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Based on a private reply, I need to clarify what I meant by a
"wiki-like" system for our centralized 78 discography system:

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We have to remember that discographical data is "data", not "text",
and it is important that it be normalized, properly structured, etc.

If we make our discography strictly text-based (like what Brian Rust
did), that's worse than no data at all, even if we try to normalize
the text structure.

We also have to properly deal with "exceptions" to the dominant model
of how 78 discographical data is "structured."

For example, we have the Benny Goodman recording of "Popcorn Man"
for RCA Victor, which was issued as a side on a 78. It was quickly
withdrawn (only a few of the records made it to the public), and a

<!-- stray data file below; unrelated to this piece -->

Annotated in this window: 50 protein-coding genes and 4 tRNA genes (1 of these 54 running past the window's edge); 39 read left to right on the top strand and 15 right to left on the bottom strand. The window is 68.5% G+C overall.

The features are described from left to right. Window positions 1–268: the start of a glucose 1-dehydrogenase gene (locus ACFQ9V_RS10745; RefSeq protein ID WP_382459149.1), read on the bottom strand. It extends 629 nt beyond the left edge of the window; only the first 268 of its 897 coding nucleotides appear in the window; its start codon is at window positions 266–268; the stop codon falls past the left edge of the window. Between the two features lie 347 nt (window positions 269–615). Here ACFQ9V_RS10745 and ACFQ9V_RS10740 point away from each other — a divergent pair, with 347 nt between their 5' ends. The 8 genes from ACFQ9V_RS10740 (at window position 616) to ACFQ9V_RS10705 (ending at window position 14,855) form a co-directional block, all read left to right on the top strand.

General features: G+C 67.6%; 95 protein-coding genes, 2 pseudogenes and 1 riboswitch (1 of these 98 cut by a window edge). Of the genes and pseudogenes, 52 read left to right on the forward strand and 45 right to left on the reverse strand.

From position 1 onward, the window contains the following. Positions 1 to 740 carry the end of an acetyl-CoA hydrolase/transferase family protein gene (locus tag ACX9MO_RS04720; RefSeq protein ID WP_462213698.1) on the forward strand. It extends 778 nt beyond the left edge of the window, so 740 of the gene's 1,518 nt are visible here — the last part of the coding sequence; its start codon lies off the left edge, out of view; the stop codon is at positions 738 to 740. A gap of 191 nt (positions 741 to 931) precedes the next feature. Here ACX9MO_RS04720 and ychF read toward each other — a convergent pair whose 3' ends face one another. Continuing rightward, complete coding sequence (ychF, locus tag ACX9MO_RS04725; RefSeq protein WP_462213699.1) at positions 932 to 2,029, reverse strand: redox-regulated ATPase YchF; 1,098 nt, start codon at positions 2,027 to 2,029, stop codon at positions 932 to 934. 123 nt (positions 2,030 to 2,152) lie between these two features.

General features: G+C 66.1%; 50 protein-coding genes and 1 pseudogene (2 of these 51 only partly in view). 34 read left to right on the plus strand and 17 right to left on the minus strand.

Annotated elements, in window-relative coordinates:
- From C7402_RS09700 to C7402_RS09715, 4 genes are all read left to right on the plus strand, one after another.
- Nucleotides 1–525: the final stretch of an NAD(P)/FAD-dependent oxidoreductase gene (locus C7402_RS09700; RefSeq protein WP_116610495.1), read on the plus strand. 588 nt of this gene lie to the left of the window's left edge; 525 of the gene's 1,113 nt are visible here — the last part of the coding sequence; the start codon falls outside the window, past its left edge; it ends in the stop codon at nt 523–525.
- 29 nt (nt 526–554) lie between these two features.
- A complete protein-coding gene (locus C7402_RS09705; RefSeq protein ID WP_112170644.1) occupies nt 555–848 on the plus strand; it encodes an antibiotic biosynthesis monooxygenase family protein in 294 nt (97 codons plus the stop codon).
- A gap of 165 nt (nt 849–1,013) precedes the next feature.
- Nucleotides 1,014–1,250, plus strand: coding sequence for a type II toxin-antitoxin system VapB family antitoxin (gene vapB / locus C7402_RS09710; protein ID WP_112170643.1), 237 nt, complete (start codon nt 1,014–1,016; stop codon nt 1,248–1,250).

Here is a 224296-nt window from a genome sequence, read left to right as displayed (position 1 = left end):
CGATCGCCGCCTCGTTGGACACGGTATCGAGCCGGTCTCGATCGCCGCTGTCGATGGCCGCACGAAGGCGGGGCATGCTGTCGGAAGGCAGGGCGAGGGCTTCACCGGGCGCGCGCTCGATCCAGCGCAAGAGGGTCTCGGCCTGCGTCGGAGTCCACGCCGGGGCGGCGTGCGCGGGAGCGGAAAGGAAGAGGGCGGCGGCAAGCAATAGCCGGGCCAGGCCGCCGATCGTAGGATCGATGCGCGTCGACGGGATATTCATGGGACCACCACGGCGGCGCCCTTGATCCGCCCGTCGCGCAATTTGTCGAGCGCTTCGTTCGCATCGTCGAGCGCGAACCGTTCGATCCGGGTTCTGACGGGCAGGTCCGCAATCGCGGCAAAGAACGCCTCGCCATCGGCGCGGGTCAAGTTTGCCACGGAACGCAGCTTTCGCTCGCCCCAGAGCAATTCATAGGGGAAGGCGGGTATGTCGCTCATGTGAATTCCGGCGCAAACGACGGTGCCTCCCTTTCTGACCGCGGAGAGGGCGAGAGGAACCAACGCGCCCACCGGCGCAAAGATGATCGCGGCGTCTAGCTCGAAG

new 78 with the same record number was issued but with a different
side. So a discographical database model has to handle certain
exceptions that deviate from the well-known basic model.

(Another exception is how to handle the Fats Waller record, Vic
V-38050, where the labels for "The Minor Drag" and "Harlem Fuss" were
reversed on all discs. If one is to tie the discographical data to a
song/composition database, how does one handle this? Fortunately the
vast majority of 78s follow the basic model...)

Anyway, "wiki" itself, which is text-based, is not the approach, but
the wiki *principle* does suggest an open database structure allowing
entry and correction of data by those we allow, and to keep a running
history of changes so bad changes can be trivially reversed.

We also need to consider how to export the data in a standardized and
open form, and I recommend we develop an XML schema for this purpose.

This would take some design effort, and that's why getting a few
database "gurus" who are also familiar with 78 discography to get
involved. I actually have ideas for the XML schema which needs to
codify the "ontology" we decide upon (and I have ideas for the
ontology underlying this all -- basically a two-part structure, one
focused on the metadata associated with a recording session, and the
other on each "recorded artifact" the session produces)

Anyway, learning about wiki is a good thing, if for no other reason to
understand the principles of what wiki enables.

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Jon Noring